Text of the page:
Table A-1. Section 32 Funding, FY1992-FY1999..........................................................................9
Table A-2. Section 32 Funding, FY2000-FY2007.........................................................................11
Appendix. Section 32 Funding, FY1992-FY2007...........................................................................9
Author Contact Information..........................................................................................................18

Section 32 of the act of August 24, 1935 (P.L. 74-320 as amended; 7 U.S.C. 612c) authorizes a
permanent appropriation equal to 30% of annual U.S. customs receipts. The appropriation was
first created to assist Depression-era producers of non-price-supported commodities. The law
specifies that Section 32 funds are to be used only for (1) encouraging the export of farm products
through producer payments or other means; (2) encouraging the domestic consumption of farm
products by diverting surpluses from normal channels or increasing their use by low-income
groups; and (3) reestablishing farmers’ purchasing power.
The Secretary of Agriculture has always had considerable discretion in deciding how to achieve
these broad objectives. Unused amounts of up to $500 million a year may be carried into the next
fiscal year. Some believe this discretion is too broad, essentially providing the Secretary with a
“blank check” to spend money without enough guidance from Congress. Others believe such
flexibility is desirable if the Secretary is to respond to problems in unpredictable agricultural
markets or the needs in domestic nutrition programs.
Most of the annual Section 32 appropriation (for example in FY2007, more than $5.7 billion of
approximately $7 billion) is simply transferred by annual appropriation laws to the U.S.
Department of Agriculture (USDA) account that funds child nutrition programs. However, the
Secretary of Agriculture, acting through the Department’s Agricultural Marketing Service (AMS),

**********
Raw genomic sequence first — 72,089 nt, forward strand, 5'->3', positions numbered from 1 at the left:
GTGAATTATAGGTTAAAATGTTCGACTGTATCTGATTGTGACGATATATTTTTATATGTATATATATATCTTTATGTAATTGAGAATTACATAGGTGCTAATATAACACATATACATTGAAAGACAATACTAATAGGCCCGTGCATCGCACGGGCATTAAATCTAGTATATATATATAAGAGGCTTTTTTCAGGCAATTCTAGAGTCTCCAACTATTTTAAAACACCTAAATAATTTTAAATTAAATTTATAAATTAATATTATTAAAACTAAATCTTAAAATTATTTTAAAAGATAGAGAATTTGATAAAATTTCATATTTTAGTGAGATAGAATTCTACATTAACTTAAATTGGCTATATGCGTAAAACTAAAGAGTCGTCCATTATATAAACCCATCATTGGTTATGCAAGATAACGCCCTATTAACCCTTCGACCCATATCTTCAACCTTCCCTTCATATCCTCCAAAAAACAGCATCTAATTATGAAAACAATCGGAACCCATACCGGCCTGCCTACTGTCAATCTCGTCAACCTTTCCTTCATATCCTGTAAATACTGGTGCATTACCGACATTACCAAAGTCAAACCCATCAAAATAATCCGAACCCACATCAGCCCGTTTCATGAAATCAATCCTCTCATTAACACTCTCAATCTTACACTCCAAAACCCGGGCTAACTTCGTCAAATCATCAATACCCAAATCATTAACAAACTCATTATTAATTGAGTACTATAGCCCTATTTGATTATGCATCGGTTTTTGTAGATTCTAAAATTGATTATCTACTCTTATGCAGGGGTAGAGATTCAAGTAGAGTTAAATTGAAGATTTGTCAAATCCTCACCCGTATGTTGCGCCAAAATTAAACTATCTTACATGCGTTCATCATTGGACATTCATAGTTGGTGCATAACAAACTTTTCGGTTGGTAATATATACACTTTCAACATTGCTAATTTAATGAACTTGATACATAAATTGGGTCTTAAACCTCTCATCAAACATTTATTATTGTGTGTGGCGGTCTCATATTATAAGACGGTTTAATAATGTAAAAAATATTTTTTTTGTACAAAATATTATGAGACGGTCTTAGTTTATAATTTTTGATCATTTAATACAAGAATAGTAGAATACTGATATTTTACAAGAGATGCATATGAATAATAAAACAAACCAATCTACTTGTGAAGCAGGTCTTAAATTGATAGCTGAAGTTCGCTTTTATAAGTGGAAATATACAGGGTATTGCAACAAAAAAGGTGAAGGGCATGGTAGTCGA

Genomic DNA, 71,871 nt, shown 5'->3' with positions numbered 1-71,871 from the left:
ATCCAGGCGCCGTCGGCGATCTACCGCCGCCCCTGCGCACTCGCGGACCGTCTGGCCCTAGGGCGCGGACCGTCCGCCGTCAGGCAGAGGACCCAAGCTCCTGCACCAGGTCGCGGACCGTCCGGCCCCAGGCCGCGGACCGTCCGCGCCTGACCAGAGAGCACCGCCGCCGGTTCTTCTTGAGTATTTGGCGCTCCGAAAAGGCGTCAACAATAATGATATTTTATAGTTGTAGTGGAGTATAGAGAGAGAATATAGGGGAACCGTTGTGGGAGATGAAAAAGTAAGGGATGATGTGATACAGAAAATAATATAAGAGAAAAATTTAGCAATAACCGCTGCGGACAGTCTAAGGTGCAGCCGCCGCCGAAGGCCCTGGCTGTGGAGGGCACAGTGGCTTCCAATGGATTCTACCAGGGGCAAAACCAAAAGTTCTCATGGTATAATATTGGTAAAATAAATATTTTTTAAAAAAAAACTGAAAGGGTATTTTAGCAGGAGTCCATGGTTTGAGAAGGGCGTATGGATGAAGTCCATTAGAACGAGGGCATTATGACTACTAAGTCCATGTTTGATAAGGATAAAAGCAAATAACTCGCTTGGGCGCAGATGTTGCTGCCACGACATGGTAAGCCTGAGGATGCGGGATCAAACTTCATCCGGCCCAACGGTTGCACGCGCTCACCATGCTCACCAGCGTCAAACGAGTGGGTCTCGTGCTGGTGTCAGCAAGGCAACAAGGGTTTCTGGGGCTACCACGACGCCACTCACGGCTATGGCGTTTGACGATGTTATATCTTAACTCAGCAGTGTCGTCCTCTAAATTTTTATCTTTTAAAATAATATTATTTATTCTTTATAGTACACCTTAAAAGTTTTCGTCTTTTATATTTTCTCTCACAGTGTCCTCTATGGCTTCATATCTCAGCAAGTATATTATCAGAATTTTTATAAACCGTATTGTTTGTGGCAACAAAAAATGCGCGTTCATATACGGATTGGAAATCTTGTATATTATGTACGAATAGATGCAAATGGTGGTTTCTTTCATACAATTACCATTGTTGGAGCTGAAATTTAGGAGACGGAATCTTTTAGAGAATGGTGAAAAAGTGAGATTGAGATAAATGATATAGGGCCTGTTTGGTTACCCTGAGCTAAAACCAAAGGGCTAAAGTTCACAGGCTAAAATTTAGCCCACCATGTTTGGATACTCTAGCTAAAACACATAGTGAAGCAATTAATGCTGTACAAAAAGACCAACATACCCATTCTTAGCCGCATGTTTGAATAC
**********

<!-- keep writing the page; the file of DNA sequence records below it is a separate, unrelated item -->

has chosen to use a smaller but still significant portion of Section 32 funds—the portion not
transferred—to purchase non-price-supported commodities like meats, poultry, fruits, vegetables,
and fish, which are then used in school lunch and other domestic food programs. These purchases
are intended both to fulfill requirements (under other federal laws) that such commodities be
provided, and also to support farm prices. In addition, the Secretary has chosen to use other non-
transferred funds to provide direct or diversion payments to producers for disaster or economic
losses, and to provide food commodities to victims of natural disasters, among other activities.
The 2008 farm law (P.L. 110-234), which Congress approved in May 2008, spells out more
explicitly how the Secretary is to use the annual Section 32 appropriation. This is expected, in
effect, to limit the wide discretion that policymakers previously exercised with regard to program
spending under this account.
An accounting of a completed fiscal year (FY2007) provides a snapshot of how money has 1
traditionally been collected and spent. The program’s permanent appropriation was $7.029
billion, representing 30% of prior calendar-year customs receipts. This figure was reduced by:
• $38 million, a rescission mandated by Congress for budgetary savings.
• $5.731 billion, transferred to the child nutrition program cash account, to help
pay for federal child nutrition programs budgeted at about $13.345 billion in

1 Primary sources: USDA Budget Explanatory Notes for Committee on Appropriations, FY2007 and FY2008; and
unpublished January 2008 data from the AMS budget office. All figures are rounded to the nearest million dollars.

FY2007. (The difference, $7.614 billion, was provided directly to the child
nutrition programs through the annual, i.e., FY2007, USDA appropriation.)
• $83 million (the equivalent of 30% of customs revenue from fish product
imports), transferred to the Commerce Department for fisheries activities.
This left $1.778 billion, to which was added $147 million in unobligated FY2006 money that
was carried into FY2007. A further upward adjustment was made to account for the recovery of
$139 million in money that was committed earlier but not spent, bringing the amount available
for obligation to $1.464 billion. From this:
• $465 million was designated for planned AMS commodity purchases to partially
fill the commodity assistance entitlement set by the school lunch act. (This law
mandates USDA commodity support for each meal served—in FY2007, an
average of more than 17 cents—for a total of $919 million. To buy these
commodities, $454 million, provided from USDA’s FY2007 child nutrition